Center for Business and Policy Research publishes economic forecast

October 11, 2017

 

Unemployment will dip as the labor force grows, construction will increase and California’s population growth will remain below 1 percent, according to a recent economic forecast.

The Center for Business and Policy Research at University of the Pacific’s Eberhardt School of Business recently released its “2017-2020 California and Metro Forecast,” detailing the future of state and local economic trends.

According to the forecast, California’s economic growth has slowed, but is expected to continue to expand steadily at 2.5 to 3.0 percent. Payrolls will also grow at about 1.5 percent over the coming two years.

Hot topics such as healthcare and the twin tunnel project (California Waterfix) were not shied away from in the forecast.

“The Trump administration has not been as disruptive to the healthcare system or international economy as initially feared, both of which are positive developments for California,” the report states. It also states that the president’s tax reform package would likely meet with the same resistance as healthcare reform “due to vested interests and concerns about the federal debt.”

The Center for Business and Policy Research reaffirms in the publication why the so-called Waterfix would be terrible for the Central Valley environment and economy.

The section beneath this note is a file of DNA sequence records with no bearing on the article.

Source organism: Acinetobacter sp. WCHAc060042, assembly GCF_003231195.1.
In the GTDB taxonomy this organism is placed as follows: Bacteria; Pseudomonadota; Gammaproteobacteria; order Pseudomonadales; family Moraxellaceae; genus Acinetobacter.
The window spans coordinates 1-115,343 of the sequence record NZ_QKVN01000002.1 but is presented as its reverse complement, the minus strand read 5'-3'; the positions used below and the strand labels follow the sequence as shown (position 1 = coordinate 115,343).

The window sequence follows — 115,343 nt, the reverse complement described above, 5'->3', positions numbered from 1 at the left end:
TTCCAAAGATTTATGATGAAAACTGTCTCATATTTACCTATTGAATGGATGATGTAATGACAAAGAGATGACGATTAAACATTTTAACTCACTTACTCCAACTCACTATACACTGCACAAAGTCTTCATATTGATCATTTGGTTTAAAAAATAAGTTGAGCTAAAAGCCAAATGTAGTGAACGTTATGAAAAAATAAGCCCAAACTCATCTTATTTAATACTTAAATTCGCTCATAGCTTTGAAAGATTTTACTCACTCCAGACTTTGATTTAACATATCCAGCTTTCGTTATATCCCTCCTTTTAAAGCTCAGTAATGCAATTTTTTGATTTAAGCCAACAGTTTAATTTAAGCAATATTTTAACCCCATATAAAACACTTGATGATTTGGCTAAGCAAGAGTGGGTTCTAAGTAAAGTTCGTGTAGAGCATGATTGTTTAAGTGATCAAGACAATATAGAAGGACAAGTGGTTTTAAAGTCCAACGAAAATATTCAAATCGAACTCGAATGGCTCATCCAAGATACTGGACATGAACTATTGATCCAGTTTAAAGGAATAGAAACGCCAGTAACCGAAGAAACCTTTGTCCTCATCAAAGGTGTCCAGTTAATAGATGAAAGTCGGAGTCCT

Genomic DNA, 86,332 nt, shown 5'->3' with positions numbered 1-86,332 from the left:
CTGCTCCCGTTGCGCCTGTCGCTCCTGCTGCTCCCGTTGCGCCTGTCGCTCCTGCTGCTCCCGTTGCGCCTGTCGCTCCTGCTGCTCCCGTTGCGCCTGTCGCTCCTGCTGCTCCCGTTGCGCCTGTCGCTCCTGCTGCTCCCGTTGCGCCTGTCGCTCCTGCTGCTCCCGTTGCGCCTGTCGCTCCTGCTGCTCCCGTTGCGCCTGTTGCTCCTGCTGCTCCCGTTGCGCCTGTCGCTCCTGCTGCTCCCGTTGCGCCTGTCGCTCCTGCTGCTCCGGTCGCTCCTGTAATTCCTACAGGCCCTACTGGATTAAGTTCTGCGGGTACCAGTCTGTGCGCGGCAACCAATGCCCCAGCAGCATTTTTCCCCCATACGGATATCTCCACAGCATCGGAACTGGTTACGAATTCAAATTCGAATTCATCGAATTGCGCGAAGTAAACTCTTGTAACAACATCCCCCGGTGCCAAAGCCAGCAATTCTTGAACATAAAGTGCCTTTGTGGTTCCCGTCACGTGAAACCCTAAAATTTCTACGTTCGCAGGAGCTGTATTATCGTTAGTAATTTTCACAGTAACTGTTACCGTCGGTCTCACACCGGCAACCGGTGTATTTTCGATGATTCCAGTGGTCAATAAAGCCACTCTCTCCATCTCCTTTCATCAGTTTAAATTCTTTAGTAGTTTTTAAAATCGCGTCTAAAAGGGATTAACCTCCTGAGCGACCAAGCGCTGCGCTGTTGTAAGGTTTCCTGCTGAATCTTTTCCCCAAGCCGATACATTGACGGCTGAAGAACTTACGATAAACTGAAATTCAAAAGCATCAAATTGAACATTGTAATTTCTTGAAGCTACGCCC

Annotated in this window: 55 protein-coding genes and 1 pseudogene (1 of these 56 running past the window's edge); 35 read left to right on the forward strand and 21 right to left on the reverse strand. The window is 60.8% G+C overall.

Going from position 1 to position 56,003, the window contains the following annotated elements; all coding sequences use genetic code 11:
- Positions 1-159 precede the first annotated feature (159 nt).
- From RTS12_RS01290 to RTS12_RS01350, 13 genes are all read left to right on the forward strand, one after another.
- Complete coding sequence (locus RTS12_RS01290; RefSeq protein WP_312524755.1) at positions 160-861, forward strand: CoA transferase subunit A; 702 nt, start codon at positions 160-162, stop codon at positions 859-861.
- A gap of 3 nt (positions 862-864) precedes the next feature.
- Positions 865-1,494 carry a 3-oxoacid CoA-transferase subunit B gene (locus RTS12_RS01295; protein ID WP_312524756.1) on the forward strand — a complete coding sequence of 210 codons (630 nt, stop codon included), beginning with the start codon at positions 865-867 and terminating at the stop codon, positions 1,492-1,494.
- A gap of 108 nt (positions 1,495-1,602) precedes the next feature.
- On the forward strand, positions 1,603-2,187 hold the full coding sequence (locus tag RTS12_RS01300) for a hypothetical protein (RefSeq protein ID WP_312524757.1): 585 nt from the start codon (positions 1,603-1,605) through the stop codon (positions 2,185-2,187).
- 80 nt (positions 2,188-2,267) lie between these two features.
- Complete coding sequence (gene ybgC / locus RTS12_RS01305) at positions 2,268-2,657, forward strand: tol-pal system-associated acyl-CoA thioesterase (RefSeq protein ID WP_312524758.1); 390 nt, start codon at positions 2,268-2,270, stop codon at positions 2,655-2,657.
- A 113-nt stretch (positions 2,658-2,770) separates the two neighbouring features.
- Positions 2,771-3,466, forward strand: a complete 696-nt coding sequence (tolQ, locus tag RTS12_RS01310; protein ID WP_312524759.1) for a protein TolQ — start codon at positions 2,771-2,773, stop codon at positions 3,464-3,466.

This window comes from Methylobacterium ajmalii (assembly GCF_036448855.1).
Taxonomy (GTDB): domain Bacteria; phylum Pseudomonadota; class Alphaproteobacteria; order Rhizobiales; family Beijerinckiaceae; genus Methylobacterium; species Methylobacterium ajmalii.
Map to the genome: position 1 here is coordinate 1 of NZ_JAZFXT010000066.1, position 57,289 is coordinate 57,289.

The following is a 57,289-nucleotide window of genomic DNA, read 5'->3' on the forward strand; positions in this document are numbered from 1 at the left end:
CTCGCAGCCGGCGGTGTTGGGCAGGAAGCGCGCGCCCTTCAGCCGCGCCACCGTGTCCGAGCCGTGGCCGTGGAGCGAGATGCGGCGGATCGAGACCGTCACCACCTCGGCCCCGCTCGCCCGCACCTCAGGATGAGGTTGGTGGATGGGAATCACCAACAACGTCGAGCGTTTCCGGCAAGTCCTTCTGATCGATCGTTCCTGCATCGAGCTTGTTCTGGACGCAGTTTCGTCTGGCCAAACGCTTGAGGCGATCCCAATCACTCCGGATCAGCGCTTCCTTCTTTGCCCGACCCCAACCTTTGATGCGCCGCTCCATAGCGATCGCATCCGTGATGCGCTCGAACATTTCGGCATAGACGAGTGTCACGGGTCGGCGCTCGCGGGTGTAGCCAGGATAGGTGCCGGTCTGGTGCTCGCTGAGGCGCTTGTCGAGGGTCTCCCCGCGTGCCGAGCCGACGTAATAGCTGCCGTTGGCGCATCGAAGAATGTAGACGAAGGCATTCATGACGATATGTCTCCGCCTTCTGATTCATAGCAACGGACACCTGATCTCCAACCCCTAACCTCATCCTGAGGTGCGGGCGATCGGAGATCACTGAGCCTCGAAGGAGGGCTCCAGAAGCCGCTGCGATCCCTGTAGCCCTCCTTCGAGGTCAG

“The cost of the water that would be supplied by the Delta is far beyond what could be supported by agriculture, and the need to generate cash for bond payments estimated at $1-2 billion per year would forces substantial transfers of water from agriculture to higher-paying urban areas in Southern California,” the forecast states.

If the region was selected by online shopping giant Amazon for its second headquarter location, it could add as many as 50,000 jobs, as reported in the forecast.

Legal recreational cannabis could boost the statewide economy in 2018, producing an estimated 100,000 jobs, according to the forecast.

Among the highlights of the forecast are:

  • Real gross state product forecasted to grown 2.9 percent over the next year, with low risk of recession.
  • Statewide unemployment, which sits at about 5 percent, is forecasted to stabilize just below that percentage for the next three years.
  • The labor force is predicted to grow 1 percent annually until 2020.
  • Healthcare will add about 40,000 new jobs over the next year.
  • Growth in the professional scientific and technical services sector will slow to 22,000 jobs over the next year.
  • Construction activity will continue to grow at a rate 4 percent over the next three year, adding some 35,000 new jobs.

 

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